Your doctor will review your medical history, perform a physical exam, and order diagnostic tests to confirm if you have Pneumonia. This data can also help determine what type of pneumonia you have. If it is suspected that you got your infection while in a hospital, you may be diagnosed with hospital-acquired pneumonia. And if you have been on a ventilator it might be ventilator-associated pneumonia. The most common form of pneumonia is community-acquired pneumonia, that is acquired outside of a hospital.
The following tests may be used to confirm the diagnosis:
- Chest X-ray.
- Blood tests.
- Sputum culture.
- Pulse oximetry.
- Chest CT scan.
- Pleural fluid culture.
What are the complications of Pneumonia?
- Respiratory failure, which might need a breathing machine or ventilator.
- Sepsis, that might lead to widespread organ failure.
- Acute respiratory distress syndrome (ARDS), a severe form of respiratory failure.
- Lung abscesses, which might need to be drained with surgery.
How to Prevent Pneumonia?
Although Pneumonia can be very serious and even life-threatening, vaccines can help prevent certain types of pneumonia. You can prevent Pneumonia by maintaining Good hygiene, quitting smoking, and keeping your immune system strong by exercising and by eating healthy.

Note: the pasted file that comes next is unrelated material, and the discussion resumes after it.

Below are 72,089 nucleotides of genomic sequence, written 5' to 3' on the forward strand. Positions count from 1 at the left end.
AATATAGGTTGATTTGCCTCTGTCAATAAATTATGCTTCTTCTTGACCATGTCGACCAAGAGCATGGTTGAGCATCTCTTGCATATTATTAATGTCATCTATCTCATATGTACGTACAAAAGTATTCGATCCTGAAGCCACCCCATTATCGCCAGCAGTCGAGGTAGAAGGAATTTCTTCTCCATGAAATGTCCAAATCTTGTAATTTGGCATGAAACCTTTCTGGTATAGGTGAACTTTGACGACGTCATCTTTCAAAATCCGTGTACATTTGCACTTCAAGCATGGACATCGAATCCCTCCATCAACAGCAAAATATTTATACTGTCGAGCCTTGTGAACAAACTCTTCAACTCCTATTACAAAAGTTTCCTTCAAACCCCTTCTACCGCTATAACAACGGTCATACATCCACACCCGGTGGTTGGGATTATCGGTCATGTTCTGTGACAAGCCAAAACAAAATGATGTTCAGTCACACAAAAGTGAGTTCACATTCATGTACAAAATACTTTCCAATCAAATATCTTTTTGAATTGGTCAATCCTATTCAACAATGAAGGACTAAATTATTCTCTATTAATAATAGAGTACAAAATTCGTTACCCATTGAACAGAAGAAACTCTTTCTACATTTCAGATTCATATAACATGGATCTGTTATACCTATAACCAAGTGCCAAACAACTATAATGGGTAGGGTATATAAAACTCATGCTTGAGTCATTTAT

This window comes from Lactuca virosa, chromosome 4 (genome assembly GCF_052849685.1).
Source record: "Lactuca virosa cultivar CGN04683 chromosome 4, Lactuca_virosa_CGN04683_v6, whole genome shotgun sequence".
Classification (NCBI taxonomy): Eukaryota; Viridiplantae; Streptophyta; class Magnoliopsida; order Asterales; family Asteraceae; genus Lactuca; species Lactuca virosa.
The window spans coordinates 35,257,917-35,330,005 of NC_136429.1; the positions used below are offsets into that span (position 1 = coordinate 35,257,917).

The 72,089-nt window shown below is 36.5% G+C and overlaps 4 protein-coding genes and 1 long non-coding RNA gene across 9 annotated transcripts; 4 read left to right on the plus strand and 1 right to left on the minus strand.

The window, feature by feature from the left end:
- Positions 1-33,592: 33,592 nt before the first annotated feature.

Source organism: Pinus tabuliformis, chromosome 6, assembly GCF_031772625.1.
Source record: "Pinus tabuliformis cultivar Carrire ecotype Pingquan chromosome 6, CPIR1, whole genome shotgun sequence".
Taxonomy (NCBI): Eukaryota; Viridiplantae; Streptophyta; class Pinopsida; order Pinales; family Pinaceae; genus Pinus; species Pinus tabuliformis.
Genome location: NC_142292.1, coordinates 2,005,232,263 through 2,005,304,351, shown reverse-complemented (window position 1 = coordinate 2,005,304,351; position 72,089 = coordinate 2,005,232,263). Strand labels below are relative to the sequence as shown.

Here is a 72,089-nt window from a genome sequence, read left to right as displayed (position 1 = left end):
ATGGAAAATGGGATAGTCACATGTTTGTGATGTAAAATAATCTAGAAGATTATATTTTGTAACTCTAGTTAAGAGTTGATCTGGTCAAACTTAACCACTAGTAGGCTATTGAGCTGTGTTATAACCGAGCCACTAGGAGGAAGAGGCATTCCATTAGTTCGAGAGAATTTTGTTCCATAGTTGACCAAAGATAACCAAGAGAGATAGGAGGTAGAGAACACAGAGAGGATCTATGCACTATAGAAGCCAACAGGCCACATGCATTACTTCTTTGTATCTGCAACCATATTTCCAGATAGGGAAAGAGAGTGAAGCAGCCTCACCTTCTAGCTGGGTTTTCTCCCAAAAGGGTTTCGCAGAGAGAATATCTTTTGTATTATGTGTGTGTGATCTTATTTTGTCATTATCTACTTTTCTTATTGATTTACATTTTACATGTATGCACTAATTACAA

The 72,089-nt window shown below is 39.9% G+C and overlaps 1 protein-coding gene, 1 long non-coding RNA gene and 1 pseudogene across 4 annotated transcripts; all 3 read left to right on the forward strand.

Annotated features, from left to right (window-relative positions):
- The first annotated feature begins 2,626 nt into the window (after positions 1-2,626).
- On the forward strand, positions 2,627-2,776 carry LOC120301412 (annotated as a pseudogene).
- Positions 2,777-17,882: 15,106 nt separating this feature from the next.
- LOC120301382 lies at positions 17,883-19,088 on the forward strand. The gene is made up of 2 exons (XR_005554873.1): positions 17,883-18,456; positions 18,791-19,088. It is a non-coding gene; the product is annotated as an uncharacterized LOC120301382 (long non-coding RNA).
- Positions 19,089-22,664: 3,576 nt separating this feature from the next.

How is Pneumonia Treated?
The treatment protocol depends on which microorganism (bacteria, viruses, or fungi) is causing your pneumonia symptoms. If it is bacteria, you usually will be treated with oral antibiotics. Most people respond quickly to treatment. If your symptoms worsen you should see a doctor right away. If you have severe symptoms or underlying health problems, you may need to be treated in a hospital. However, It may take several weeks to recover from pneumonia.
You can manage your pneumonia symptoms by following these steps:
- Manage fever with Aspirin, NSAIDs like Ibuprofen or acetaminophen. (Aspirin isn’t recommended for kids)
- Intake plenty of fluids to loosen secretions and lose phlegm
- Refrain from taking cough medicines. Coughing indicates that your body is working to get rid of the infection.
- Consume warm beverages, use a humidifier and take steamy baths to open up your airways and to breathe easily.
- Refrain from smoking and let your lungs heal.
- Take plenty of rest
- If you’re suffering from severe pneumonia, it is better to get treated at a hospital and take IV fluids, antibiotics, and oxygen therapy.
Upcoming Treatment Options for Pneumonia:
Zerbaxa (ceftolozane and tazobactam) for the Treatment of Hospital-acquired Bacterial Pneumonia & Ventilator-associated Bacterial Pneumonia